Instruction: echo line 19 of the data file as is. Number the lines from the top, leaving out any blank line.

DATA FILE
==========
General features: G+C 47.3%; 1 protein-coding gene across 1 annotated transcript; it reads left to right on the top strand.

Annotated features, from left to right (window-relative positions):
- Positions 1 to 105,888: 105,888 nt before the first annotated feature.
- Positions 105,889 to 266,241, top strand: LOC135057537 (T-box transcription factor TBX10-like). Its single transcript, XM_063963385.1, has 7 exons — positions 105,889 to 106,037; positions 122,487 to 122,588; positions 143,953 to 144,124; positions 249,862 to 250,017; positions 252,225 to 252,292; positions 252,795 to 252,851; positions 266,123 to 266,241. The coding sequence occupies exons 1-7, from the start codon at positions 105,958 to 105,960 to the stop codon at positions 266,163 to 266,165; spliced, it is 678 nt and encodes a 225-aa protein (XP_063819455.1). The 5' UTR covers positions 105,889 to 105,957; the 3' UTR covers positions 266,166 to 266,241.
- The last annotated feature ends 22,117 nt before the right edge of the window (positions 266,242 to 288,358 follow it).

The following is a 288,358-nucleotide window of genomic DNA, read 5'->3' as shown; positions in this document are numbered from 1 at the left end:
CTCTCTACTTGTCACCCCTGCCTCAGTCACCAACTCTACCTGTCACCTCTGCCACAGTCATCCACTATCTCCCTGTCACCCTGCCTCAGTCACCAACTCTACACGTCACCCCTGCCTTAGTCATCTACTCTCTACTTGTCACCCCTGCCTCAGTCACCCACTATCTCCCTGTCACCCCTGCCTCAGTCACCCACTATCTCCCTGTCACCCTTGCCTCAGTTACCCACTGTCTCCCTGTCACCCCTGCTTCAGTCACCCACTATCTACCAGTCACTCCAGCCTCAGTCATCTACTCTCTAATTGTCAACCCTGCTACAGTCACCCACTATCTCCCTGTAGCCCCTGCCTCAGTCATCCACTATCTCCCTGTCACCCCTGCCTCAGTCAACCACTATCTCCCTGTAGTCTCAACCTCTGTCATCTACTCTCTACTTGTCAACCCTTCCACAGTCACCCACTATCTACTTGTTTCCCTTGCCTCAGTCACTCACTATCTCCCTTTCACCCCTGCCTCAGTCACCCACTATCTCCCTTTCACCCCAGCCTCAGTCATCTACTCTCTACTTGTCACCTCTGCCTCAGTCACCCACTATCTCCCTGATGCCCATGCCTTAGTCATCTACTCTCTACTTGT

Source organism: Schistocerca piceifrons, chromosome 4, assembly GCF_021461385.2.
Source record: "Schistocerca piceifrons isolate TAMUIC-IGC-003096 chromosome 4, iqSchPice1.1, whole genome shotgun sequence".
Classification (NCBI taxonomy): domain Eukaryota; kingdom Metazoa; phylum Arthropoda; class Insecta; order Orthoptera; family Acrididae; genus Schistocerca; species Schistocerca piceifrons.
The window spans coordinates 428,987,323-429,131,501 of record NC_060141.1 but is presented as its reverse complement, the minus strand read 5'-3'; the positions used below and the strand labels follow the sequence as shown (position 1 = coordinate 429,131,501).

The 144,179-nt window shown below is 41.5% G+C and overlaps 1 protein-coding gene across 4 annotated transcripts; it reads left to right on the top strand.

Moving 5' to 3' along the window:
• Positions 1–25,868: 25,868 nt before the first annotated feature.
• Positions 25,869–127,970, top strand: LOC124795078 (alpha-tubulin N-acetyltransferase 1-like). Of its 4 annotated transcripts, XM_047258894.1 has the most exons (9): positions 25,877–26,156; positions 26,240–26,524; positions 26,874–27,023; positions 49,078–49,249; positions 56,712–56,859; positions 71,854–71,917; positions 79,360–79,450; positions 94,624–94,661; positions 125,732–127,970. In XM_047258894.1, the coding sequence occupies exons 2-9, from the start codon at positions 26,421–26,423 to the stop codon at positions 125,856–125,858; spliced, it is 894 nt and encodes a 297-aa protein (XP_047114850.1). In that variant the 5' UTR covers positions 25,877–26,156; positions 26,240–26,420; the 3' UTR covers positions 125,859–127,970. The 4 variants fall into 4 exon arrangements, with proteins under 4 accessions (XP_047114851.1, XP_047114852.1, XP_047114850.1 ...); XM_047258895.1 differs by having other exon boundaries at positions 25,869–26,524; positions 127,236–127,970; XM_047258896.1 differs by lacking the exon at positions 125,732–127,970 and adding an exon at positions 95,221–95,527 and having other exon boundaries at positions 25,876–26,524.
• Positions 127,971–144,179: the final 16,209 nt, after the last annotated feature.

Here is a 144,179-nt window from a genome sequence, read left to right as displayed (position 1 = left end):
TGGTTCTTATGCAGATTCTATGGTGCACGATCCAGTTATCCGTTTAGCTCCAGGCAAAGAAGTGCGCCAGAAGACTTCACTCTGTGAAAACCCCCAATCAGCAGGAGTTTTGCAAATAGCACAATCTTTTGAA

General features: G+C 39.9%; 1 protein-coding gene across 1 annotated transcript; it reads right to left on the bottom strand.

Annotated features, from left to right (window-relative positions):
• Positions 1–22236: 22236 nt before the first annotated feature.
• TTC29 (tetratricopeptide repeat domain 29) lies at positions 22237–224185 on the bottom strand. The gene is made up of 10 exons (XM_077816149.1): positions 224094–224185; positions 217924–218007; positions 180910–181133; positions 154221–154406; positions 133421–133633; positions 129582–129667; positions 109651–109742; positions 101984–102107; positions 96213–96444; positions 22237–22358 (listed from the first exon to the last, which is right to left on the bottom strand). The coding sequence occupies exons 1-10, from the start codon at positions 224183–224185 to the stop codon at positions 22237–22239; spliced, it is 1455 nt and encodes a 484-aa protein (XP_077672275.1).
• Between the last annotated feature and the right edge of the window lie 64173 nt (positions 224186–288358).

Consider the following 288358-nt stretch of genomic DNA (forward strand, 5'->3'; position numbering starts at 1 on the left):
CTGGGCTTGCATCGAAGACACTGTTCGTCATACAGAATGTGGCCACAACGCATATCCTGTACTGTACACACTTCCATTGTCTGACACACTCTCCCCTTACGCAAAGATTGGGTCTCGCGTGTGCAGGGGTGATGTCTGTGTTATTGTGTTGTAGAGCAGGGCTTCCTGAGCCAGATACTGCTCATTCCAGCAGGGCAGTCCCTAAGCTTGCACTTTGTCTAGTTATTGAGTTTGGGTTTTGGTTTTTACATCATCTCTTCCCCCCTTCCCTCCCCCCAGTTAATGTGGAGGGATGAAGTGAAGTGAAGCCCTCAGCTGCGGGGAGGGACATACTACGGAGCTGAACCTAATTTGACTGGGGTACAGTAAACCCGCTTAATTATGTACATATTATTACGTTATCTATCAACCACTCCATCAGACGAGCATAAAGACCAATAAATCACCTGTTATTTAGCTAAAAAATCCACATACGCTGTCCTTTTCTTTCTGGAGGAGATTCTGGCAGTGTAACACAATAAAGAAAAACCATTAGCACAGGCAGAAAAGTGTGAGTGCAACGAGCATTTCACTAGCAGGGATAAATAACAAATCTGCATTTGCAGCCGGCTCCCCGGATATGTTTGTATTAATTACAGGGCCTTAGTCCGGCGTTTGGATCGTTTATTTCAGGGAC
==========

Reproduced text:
General features: G+C 39.9%; 1 protein-coding gene across 1 annotated transcript; it reads right to left on the bottom strand.